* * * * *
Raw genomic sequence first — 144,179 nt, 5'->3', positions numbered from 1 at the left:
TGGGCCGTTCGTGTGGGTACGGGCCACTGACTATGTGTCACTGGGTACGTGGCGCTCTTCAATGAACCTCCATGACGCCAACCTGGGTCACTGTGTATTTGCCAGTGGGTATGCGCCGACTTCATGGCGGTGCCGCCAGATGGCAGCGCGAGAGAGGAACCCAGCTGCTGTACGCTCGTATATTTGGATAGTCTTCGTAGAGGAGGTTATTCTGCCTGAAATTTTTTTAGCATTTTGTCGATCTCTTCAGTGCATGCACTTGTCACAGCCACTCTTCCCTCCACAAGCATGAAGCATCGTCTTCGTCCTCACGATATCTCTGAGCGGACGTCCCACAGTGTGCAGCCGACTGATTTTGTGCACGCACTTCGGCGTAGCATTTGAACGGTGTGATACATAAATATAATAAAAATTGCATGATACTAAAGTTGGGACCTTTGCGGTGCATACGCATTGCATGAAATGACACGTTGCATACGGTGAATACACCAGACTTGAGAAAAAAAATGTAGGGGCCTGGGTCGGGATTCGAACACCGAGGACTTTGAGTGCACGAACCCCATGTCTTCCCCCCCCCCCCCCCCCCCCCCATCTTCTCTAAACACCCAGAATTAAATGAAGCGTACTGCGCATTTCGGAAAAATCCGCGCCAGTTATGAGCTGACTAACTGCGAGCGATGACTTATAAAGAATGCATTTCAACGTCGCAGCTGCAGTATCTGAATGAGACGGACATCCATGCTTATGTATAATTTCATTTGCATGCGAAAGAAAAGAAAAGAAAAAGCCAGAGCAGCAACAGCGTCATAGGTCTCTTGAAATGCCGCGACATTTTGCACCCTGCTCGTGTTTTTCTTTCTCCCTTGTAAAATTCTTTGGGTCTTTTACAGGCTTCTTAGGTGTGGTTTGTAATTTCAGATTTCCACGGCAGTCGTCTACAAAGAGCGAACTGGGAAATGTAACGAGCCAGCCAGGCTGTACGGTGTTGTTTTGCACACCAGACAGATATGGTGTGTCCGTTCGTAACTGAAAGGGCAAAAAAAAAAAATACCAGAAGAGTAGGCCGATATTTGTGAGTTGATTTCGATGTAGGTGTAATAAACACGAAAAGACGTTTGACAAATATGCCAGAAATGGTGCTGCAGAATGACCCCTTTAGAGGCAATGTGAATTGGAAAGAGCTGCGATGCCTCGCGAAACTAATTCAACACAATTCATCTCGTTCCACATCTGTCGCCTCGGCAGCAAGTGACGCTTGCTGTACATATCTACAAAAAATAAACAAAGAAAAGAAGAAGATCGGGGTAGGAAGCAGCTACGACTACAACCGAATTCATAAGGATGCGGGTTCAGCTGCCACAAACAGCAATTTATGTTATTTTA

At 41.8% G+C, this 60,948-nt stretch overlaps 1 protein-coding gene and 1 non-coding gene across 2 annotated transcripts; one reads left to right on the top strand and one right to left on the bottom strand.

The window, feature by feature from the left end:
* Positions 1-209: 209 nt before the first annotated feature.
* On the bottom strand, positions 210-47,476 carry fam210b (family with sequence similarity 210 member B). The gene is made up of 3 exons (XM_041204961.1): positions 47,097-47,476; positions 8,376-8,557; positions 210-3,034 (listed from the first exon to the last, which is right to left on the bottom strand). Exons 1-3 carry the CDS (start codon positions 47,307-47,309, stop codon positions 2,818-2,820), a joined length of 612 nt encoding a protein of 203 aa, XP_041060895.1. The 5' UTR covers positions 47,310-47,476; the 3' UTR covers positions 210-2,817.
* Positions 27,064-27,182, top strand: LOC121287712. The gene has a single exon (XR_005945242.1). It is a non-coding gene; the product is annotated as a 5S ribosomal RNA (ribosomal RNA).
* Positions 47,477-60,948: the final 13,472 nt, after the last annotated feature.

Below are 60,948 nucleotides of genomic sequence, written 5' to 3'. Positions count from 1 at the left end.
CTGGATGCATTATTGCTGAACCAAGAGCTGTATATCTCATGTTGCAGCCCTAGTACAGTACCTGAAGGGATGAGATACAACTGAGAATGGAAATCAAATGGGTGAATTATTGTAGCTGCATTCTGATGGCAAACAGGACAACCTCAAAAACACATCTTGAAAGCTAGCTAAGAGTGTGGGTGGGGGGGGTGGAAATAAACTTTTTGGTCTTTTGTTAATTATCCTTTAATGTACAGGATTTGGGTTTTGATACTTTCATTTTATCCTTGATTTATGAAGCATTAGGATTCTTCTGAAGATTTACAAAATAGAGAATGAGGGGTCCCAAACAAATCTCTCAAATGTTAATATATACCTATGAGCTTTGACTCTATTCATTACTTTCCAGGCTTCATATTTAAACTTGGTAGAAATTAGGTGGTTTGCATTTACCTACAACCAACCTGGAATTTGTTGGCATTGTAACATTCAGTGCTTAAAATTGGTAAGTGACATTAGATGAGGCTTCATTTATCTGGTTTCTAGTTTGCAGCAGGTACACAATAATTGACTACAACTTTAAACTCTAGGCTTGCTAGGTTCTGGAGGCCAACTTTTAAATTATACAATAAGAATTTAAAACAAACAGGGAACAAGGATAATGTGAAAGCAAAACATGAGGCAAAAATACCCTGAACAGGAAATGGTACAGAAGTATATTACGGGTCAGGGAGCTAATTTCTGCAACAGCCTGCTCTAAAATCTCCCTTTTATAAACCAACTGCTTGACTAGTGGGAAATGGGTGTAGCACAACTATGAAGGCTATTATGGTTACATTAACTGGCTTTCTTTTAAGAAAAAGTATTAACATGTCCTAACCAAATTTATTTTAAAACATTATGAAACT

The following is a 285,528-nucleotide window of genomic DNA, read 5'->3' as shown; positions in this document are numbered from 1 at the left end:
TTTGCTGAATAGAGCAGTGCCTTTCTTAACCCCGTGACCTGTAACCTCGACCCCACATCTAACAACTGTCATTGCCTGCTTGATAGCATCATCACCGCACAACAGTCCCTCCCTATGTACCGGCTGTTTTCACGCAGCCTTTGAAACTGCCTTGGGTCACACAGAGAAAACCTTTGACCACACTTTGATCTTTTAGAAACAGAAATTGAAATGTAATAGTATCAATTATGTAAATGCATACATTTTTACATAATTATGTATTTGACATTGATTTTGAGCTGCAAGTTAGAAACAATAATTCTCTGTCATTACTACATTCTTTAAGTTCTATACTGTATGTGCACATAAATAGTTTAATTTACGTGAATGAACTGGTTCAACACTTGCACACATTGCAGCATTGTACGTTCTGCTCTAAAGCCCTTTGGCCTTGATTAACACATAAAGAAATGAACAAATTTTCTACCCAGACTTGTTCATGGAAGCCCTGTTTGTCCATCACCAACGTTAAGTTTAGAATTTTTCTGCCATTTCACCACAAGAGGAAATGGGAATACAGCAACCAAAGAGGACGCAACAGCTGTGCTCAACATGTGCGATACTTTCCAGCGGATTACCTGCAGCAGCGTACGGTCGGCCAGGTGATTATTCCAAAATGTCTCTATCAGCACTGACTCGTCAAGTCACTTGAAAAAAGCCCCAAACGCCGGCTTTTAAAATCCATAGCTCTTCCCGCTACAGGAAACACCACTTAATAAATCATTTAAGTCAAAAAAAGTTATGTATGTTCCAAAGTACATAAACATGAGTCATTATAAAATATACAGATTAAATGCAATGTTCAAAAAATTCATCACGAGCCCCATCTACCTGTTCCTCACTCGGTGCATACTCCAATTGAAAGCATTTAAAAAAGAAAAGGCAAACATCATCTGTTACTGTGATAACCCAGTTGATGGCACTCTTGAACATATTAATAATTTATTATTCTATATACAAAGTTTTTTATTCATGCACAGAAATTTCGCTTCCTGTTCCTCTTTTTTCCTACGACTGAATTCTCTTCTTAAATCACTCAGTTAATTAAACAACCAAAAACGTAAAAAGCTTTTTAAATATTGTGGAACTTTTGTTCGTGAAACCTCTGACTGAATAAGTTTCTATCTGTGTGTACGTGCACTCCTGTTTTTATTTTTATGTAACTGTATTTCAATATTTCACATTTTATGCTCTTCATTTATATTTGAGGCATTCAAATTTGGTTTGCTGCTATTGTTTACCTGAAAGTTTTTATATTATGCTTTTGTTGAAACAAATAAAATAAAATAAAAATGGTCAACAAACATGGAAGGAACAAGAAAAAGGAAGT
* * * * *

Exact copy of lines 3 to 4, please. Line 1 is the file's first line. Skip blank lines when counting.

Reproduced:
At 41.8% G+C, this 60,948-nt stretch overlaps 1 protein-coding gene and 1 non-coding gene across 2 annotated transcripts; one reads left to right on the top strand and one right to left on the bottom strand.

The window, feature by feature from the left end: